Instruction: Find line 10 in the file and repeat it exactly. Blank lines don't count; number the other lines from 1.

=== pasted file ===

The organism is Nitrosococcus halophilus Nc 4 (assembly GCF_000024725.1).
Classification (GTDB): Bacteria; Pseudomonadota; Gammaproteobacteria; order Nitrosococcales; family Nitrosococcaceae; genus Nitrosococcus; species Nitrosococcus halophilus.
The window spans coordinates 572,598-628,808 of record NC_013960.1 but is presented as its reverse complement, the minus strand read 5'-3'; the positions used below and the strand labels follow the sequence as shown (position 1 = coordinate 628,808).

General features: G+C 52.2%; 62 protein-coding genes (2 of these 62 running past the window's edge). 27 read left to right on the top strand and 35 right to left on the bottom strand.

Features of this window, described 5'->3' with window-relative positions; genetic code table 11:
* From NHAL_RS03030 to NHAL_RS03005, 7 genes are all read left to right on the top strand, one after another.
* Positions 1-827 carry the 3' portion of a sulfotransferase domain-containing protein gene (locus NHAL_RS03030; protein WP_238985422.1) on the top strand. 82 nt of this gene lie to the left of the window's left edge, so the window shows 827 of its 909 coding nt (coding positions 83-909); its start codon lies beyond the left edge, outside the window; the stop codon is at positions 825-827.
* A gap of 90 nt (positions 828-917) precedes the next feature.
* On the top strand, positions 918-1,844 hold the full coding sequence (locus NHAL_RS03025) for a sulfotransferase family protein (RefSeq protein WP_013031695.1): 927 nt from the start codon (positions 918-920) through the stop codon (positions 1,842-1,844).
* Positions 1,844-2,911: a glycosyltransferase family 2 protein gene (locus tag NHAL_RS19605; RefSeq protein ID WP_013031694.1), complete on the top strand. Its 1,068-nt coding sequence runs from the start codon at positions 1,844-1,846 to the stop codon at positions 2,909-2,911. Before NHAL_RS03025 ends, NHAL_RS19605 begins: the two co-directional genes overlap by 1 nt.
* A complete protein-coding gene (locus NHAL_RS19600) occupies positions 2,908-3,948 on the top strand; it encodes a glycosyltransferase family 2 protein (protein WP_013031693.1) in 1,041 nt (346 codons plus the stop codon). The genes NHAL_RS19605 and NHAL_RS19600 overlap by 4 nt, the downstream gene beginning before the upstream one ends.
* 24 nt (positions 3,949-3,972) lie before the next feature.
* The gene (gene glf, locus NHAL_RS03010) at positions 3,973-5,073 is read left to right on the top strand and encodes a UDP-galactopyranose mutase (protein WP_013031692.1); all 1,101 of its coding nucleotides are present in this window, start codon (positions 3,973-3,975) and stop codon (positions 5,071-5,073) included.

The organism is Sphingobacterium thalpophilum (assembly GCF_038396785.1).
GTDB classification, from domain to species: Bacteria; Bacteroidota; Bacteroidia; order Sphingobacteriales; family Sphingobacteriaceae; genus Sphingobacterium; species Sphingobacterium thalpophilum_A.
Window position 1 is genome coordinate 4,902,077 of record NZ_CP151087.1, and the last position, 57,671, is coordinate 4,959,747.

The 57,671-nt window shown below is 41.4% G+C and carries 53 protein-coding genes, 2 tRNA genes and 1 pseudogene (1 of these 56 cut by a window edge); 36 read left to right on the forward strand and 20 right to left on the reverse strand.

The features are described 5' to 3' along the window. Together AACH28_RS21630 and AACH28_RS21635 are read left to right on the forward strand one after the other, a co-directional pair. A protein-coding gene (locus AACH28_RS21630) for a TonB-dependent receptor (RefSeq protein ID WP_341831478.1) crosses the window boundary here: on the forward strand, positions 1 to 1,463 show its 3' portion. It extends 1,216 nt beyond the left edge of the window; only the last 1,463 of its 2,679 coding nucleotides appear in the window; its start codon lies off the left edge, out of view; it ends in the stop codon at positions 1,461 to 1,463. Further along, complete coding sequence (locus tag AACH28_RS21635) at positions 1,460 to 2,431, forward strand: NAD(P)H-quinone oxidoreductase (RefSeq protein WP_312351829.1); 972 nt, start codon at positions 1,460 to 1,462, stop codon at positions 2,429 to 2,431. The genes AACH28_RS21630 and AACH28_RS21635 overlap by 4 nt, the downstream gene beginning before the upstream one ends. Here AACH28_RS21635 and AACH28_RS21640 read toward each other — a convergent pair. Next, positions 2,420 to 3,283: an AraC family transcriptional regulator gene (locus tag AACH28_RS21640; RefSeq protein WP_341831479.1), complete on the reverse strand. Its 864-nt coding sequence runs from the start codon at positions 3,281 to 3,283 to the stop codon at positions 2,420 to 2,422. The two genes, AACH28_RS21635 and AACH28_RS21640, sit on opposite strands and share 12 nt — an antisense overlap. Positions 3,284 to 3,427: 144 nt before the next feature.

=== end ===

* Positions 1,844-2,911: a glycosyltransferase family 2 protein gene (locus tag NHAL_RS19605; RefSeq protein ID WP_013031694.1), complete on the top strand. Its 1,068-nt coding sequence runs from the start codon at positions 1,844-1,846 to the stop codon at positions 2,909-2,911. Before NHAL_RS03025 ends, NHAL_RS19605 begins: the two co-directional genes overlap by 1 nt.